Planning the future: new Rowan graduate degree to help shape the region

Planning the future: new Rowan graduate degree to help shape the region

Night falls on Rowan Boulevard

New Jersey’s future could be one of suburban sprawl, depleted green space and wide swaths of concrete jungle.

Or it can include expanded green space and more walkable communities with vibrant downtowns.

Starting this fall, Rowan University will offer a graduate degree to prepare professionals with the vision and skills to help implement the latter.

The new Master of Science in Urban and Regional Planning, offered through the Department of Geography, Planning, and Sustainability in the School of Earth & Environment, is a terminal degree that will enable students to launch in-demand careers in the public or private sector.

Dr. Kevin Keenan, chair of Geography, Planning and Sustainability, said poorly planned municipalities, which often teem with strip malls and impervious parking lots crosscut by highways, are less desirable than well-planned communities with walkable downtowns, on-street parking and a mixture of mom-and-pop storefronts and other economic activities.

He said an example of good planning would be Rowan Boulevard, a public-private development in Glassboro with blocks of walkable, street-level retail space and upper level housing. The development has some street-level parking, which provide pedestrians a sense of security from vehicular traffic, but also greenery, street furniture and a public plaza.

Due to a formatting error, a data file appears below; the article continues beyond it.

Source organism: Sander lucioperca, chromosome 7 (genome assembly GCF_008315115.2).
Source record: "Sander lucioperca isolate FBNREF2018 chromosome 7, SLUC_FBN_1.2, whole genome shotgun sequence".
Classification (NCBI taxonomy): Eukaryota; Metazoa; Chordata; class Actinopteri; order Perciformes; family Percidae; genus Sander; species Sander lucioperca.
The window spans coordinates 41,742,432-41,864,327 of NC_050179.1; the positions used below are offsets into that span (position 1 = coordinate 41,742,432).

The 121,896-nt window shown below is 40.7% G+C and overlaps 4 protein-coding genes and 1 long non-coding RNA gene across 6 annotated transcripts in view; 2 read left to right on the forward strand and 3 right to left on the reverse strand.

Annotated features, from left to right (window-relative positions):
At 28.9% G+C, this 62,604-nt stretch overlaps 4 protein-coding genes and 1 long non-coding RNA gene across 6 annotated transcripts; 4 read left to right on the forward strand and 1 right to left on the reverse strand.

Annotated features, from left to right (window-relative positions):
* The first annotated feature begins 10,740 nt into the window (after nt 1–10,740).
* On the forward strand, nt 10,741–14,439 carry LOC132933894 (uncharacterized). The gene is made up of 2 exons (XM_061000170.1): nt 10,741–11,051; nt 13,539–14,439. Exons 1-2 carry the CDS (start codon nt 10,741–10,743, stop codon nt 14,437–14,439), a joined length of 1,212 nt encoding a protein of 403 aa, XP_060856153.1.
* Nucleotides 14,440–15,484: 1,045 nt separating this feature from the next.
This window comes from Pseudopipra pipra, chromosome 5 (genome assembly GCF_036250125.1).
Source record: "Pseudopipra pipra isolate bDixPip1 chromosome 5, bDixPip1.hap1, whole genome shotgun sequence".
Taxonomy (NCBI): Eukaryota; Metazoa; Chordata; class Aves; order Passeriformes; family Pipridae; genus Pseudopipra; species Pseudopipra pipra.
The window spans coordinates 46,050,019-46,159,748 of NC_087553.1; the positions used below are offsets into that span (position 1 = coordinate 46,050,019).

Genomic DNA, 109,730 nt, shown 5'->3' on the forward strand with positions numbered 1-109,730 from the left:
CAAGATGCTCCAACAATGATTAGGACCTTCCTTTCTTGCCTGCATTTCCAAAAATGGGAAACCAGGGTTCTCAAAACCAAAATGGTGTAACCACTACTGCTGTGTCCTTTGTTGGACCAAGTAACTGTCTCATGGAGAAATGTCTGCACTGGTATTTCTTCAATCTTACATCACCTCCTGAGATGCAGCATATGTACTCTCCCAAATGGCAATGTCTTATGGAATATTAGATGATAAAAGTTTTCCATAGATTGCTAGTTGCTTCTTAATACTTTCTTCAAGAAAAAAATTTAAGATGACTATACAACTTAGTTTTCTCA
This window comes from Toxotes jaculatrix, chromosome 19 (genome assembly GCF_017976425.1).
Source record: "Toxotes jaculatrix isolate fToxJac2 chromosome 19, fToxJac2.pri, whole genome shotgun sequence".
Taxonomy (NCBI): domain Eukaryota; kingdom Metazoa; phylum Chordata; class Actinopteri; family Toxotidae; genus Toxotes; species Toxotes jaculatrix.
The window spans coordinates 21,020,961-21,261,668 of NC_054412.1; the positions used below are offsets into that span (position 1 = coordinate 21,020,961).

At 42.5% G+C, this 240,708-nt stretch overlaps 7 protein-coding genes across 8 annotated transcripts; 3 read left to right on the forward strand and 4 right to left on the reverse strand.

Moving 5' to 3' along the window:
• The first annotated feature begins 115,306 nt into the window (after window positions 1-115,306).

“None of it occurred by accident,” Keenan said. “Someone planned it that way.”  

He noted that New Jersey is a complex patchwork of places, including clusters of active development alongside depressed areas. The state and its surrounding communities will need well-educated municipal planners for decades to come and the U.S. Bureau of Labor Statistics indicates that demand for urban and regional planners is growing at a rate “much faster” than many other professions.

“There are enormous opportunities,” Keenan said. “Our graduates will find careers in local and county government and at the state level. There are also private sector jobs, positions in economic development and in emergency management.”

Emergency management professionals are expert at managing people and non-human resources, particularly in the period before an emergency, and Keenan said many emergency management offices have planning departments.

He noted that the COVID-19 pandemic has forced people to address the issue of locally raised food and said the work of planners will be ever more important as local boards and municipalities decide how much of an area should be parceled out for housing and how much should be preserved as farmland and open space.

“Good planning helps society,” he said. “We want to be careful as a society to make sure we have local access to grow food. Properly planning for it is one aspect of what planners do.”